“Technology gives us the power to influence our surroundings”... How Innovation Leads to a Better Life

Sunday 7 November 202103:56 pm
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In Palestine, a large percentage of the population is suffering from deteriorating mental health. The reasons are numerous, and they’re easy to predict. However, the problem is doubled for Palestinian women. “Although they are nearly twice as likely to suffer from mental health disorders than men, yet the therapy services they receive are much less than expected or required.”

This fact is revealed by the data in psychiatric clinics, which show that two-thirds of the patients are men. This proves that women face obstacles that prevent them from accessing therapy services. The problem is further evidenced by the statements of some women who admitted that they have to go behind their husbands’ backs to receive therapy, or that the husband is interfering and preventing them from taking some medications.

“HAKINI”... Online Therapy Support

This demonstrates the importance of innovative solutions to problems, offered by projects such as the HAKINI platform, which aims to increase the availability of mental health services by connecting users with mental health professionals based on their needs, and providing them with “online therapy sessions”, in addition to guidance for self-help.

The abovementioned reality is further explained to Raseef22 by Sondos Mleitat, the project owner, and the co-founder and CEO of HAKINI. She talks about the platform targeting women because they are “the most affected category”, which is reflected by the figures, as 75% of the platform’s users are women.

The platform, however, is not made exclusively for women. Its idea stemmed from the lack of access to mental health services for citizens in Palestine, where it has 0.41 psychiatrists per 100,000 people, compared to the global median of 1.3 psychiatrists per 100,000.

Numerous issues prevent Palestinians from accessing mental health services. These range from the difficulty of reaching a doctor or specialist who meets their needs, the high cost of psychotherapy in the long-term and its inefficiency in the short-term, the stigma associated with seeking psychological medical help, as well as the lack of respect for privacy and the long waiting lists.

Mleitat says, “HAKINI is the first platform in the Arab world that seeks to provide a self-help service, as it provides users with several exercises as well as guidance, through a self-help guidance service that helps the person to become his own therapist, through interactive materials based on the principles of cognitive behavioral therapy, at an affordable price.”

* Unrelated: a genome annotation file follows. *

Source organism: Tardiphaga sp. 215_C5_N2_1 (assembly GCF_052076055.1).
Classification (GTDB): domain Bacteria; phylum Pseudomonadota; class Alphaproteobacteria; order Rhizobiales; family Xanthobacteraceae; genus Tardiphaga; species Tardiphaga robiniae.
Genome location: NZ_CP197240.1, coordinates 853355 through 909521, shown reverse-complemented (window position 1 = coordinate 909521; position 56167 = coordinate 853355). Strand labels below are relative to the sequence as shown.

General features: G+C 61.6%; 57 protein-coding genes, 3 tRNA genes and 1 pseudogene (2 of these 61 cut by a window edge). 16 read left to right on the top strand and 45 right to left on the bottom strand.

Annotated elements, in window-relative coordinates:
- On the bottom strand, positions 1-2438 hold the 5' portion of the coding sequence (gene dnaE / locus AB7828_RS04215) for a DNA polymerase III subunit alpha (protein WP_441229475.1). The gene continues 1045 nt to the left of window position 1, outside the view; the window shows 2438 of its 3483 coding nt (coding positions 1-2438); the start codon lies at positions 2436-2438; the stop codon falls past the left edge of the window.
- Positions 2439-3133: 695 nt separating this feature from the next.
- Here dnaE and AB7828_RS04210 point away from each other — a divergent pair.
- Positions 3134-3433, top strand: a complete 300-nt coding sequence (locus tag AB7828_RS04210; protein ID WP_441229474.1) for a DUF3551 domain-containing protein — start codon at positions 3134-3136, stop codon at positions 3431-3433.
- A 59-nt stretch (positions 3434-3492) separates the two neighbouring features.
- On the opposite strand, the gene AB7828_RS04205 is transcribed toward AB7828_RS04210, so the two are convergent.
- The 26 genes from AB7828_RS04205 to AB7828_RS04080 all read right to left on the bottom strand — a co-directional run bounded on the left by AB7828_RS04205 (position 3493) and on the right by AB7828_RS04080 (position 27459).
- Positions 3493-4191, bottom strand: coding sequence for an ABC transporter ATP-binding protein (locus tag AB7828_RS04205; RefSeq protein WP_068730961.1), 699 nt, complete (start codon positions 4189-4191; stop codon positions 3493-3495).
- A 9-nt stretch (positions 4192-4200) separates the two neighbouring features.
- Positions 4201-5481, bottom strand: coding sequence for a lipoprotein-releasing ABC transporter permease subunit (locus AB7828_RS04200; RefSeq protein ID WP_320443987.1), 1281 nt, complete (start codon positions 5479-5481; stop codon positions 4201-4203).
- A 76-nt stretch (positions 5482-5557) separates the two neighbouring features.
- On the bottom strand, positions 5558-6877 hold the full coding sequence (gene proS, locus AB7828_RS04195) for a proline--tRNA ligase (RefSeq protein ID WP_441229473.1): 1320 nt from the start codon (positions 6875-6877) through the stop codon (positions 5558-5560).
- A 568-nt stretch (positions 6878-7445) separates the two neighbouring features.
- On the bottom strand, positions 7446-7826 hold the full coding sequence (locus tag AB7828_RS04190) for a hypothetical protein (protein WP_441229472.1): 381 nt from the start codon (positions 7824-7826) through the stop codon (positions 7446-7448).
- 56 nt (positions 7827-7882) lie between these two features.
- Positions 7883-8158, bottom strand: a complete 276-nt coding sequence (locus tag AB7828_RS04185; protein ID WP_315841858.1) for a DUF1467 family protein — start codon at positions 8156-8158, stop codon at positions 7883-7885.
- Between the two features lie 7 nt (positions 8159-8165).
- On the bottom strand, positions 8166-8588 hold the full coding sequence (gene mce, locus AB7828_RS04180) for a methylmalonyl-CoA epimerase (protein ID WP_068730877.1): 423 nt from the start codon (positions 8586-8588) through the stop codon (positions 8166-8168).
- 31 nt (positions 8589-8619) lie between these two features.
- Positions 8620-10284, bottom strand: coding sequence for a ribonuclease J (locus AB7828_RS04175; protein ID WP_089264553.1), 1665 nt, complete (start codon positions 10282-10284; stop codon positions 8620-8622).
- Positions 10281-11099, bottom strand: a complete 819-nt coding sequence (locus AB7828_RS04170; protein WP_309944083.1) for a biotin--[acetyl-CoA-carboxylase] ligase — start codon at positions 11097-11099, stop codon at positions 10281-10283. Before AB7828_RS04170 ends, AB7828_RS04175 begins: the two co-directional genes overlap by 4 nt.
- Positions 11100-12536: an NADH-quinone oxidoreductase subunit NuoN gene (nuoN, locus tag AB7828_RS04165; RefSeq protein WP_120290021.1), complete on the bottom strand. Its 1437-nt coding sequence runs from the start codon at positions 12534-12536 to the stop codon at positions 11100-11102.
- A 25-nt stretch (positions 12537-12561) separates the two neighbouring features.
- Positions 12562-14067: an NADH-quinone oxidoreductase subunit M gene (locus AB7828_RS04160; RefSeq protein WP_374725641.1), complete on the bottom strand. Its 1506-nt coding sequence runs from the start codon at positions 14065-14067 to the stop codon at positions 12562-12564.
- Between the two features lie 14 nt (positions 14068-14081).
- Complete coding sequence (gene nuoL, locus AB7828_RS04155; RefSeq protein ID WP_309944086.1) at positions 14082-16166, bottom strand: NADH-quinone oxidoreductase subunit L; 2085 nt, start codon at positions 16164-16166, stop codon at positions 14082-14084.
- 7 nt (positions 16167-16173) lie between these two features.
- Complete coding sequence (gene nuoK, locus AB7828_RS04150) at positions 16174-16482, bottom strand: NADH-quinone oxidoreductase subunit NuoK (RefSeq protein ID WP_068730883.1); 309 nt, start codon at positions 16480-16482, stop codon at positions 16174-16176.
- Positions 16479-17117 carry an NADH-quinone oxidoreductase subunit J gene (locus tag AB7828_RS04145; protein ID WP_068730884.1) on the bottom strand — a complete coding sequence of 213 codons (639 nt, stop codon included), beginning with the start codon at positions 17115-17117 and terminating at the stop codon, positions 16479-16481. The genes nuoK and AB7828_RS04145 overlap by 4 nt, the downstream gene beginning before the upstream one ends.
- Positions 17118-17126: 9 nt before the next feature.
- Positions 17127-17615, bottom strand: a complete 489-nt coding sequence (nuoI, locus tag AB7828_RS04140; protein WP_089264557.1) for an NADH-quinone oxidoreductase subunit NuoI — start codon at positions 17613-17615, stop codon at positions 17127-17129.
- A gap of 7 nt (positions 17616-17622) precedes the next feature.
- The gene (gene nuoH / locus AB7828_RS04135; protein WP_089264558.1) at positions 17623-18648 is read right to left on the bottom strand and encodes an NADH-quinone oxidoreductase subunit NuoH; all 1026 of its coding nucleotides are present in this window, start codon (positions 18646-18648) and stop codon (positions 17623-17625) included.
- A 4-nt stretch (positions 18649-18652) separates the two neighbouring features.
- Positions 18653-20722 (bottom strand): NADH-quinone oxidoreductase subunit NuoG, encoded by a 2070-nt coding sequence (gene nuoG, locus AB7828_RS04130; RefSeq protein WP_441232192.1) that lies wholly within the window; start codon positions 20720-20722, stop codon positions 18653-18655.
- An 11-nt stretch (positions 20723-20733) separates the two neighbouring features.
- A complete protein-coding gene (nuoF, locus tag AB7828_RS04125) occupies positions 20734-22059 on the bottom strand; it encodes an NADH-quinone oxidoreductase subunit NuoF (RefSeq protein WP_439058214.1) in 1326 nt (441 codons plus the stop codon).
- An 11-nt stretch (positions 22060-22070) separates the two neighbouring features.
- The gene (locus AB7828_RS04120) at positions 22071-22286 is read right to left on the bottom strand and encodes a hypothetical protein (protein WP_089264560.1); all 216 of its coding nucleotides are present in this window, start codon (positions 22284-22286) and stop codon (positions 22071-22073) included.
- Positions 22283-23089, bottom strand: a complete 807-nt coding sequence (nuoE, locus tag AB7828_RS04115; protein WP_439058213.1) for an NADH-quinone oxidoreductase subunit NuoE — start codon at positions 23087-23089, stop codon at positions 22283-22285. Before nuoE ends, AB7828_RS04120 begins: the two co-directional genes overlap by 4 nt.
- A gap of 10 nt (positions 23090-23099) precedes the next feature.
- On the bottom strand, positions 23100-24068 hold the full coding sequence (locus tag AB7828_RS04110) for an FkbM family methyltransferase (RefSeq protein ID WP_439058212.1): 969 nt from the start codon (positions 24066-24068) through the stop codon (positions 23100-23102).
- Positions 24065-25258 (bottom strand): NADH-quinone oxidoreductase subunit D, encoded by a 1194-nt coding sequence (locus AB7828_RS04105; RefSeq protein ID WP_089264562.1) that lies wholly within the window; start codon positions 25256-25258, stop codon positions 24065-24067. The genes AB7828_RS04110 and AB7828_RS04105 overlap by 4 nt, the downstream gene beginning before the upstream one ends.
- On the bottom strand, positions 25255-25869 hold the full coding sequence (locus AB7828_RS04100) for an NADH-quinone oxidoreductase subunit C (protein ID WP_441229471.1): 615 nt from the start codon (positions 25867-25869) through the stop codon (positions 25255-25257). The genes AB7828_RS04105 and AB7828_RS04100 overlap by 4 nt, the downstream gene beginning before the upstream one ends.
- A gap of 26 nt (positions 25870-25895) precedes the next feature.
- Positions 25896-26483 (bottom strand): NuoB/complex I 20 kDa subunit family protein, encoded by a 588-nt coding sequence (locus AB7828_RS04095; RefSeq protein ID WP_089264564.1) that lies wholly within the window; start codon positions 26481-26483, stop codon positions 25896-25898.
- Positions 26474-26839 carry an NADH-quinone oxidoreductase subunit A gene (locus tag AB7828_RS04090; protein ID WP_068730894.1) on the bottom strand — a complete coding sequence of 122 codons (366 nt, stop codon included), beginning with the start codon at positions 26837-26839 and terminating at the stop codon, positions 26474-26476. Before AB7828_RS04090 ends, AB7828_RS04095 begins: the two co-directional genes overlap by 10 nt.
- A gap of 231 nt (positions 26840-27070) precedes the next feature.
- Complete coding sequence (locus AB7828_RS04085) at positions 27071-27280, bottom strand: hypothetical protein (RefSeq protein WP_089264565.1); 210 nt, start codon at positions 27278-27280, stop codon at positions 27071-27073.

The platform provides its users with psychological support “at any time”, on an “on-going basis”, and “in the long term” through several frameworks, including “online sessions with qualified licensed specialists”, according to the needs of the platform’s users, which are determined after answering a few questions to primarily assess their psychological condition.

Mleitat explains that the platform suggests to each woman three specialists to choose from and book a session with.

One of the platform’s features is that it simplifies medical content, as it publishes specialized content on its website and social media accounts in a simplified and appropriate manner that suits the Arab culture, to be better capable of raising awareness of mental health issues.

Empowering domestic violence survivors economically; providing online mental health services; integrating people with disabilities into society… How can innovation improve the quality of life?

What supports the project’s continuity and sustainability is that the platform’s services are “paid”. However, it provides the choice of “Sponsorship”, meaning that one person or more can pay for the services on behalf of another person who is unable to secure the amount.

Since its launch about a year and a half ago, the platform has served “thousands of users” and added “500 content units, reaching one and a half million people.”

Economic Empowerment for Domestic Violence Survivors

According to the statistics of the World Health Organization (WHO), around 35% of women in Egypt are exposed to domestic violence annually. Murders of women by family men have increased and risen in light of COVID-19, during the quarantine period while citizens were staying longer at home. Moreover, women are now shouldering more financial burdens, which led to an increase in psychological, social, and physical problems.